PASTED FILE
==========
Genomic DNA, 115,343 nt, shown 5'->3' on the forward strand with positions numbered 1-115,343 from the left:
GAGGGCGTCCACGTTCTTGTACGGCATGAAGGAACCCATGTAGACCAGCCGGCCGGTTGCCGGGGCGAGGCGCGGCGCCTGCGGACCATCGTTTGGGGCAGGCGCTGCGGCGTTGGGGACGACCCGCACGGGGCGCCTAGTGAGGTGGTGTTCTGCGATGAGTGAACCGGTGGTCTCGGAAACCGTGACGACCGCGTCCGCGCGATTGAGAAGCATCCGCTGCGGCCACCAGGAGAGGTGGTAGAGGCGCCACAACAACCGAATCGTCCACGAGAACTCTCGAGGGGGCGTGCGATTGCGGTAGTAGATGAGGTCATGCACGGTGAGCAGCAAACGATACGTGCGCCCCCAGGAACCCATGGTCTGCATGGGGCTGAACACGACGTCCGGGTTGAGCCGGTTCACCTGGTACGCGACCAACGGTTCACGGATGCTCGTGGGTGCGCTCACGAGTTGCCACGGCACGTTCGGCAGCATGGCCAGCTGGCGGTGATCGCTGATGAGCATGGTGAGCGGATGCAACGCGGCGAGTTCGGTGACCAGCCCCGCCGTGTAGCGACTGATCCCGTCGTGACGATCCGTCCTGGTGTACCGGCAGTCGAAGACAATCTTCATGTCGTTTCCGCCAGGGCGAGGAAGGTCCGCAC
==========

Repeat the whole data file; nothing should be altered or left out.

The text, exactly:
Genomic DNA, 115,343 nt, shown 5'->3' on the forward strand with positions numbered 1-115,343 from the left:
GAGGGCGTCCACGTTCTTGTACGGCATGAAGGAACCCATGTAGACCAGCCGGCCGGTTGCCGGGGCGAGGCGCGGCGCCTGCGGACCATCGTTTGGGGCAGGCGCTGCGGCGTTGGGGACGACCCGCACGGGGCGCCTAGTGAGGTGGTGTTCTGCGATGAGTGAACCGGTGGTCTCGGAAACCGTGACGACCGCGTCCGCGCGATTGAGAAGCATCCGCTGCGGCCACCAGGAGAGGTGGTAGAGGCGCCACAACAACCGAATCGTCCACGAGAACTCTCGAGGGGGCGTGCGATTGCGGTAGTAGATGAGGTCATGCACGGTGAGCAGCAAACGATACGTGCGCCCCCAGGAACCCATGGTCTGCATGGGGCTGAACACGACGTCCGGGTTGAGCCGGTTCACCTGGTACGCGACCAACGGTTCACGGATGCTCGTGGGTGCGCTCACGAGTTGCCACGGCACGTTCGGCAGCATGGCCAGCTGGCGGTGATCGCTGATGAGCATGGTGAGCGGATGCAACGCGGCGAGTTCGGTGACCAGCCCCGCCGTGTAGCGACTGATCCCGTCGTGACGATCCGTCCTGGTGTACCGGCAGTCGAAGACAATCTTCATGTCGTTTCCGCCAGGGCGAGGAAGGTCCGCAC